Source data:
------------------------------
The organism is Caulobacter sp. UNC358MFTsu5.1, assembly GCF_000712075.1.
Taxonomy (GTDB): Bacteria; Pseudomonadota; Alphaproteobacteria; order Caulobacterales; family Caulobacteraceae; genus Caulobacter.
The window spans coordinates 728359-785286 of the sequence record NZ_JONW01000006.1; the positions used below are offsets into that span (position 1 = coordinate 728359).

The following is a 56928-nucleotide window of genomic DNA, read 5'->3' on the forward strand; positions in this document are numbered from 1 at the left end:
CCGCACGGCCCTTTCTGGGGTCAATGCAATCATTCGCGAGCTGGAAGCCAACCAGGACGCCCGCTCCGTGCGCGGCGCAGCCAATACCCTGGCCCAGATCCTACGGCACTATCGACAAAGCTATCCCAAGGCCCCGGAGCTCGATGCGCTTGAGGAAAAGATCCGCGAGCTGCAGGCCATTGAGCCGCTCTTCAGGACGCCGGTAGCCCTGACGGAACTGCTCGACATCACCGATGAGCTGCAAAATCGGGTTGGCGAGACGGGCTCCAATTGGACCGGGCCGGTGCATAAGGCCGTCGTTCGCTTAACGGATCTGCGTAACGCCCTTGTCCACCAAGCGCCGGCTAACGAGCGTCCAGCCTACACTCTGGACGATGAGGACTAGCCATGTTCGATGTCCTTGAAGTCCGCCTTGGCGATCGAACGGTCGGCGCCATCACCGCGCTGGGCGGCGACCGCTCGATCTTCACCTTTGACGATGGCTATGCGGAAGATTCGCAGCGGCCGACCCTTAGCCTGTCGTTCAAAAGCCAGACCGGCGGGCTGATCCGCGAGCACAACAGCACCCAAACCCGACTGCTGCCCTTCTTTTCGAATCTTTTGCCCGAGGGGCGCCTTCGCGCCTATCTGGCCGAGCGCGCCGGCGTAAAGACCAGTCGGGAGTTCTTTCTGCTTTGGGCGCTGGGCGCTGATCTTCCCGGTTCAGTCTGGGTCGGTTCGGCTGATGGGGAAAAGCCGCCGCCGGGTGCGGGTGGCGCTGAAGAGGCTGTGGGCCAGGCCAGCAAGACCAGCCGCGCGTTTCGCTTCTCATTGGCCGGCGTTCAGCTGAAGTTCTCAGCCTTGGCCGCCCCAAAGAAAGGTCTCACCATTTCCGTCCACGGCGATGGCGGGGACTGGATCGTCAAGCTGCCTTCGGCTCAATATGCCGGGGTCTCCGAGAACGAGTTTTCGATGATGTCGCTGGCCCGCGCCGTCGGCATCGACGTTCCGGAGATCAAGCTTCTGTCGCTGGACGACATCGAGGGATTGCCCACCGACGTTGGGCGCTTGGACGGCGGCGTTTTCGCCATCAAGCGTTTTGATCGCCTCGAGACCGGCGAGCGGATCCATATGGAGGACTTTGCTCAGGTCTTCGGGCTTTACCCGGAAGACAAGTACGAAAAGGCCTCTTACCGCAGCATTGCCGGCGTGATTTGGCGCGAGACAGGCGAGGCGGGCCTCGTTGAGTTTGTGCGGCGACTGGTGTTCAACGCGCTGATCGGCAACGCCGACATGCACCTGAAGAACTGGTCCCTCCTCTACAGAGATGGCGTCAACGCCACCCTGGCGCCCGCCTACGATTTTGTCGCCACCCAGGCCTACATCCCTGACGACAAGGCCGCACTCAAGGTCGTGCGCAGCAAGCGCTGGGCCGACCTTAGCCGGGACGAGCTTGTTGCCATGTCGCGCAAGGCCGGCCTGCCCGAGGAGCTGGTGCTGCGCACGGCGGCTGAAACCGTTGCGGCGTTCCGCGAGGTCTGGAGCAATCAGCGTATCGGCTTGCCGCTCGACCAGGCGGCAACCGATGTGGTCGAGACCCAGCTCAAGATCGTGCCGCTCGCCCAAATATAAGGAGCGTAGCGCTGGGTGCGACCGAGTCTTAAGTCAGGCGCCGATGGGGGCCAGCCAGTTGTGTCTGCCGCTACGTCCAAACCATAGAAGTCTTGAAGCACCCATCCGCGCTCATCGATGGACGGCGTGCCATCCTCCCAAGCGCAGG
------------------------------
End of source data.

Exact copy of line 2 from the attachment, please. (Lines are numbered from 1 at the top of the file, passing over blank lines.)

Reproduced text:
Taxonomy (GTDB): Bacteria; Pseudomonadota; Alphaproteobacteria; order Caulobacterales; family Caulobacteraceae; genus Caulobacter.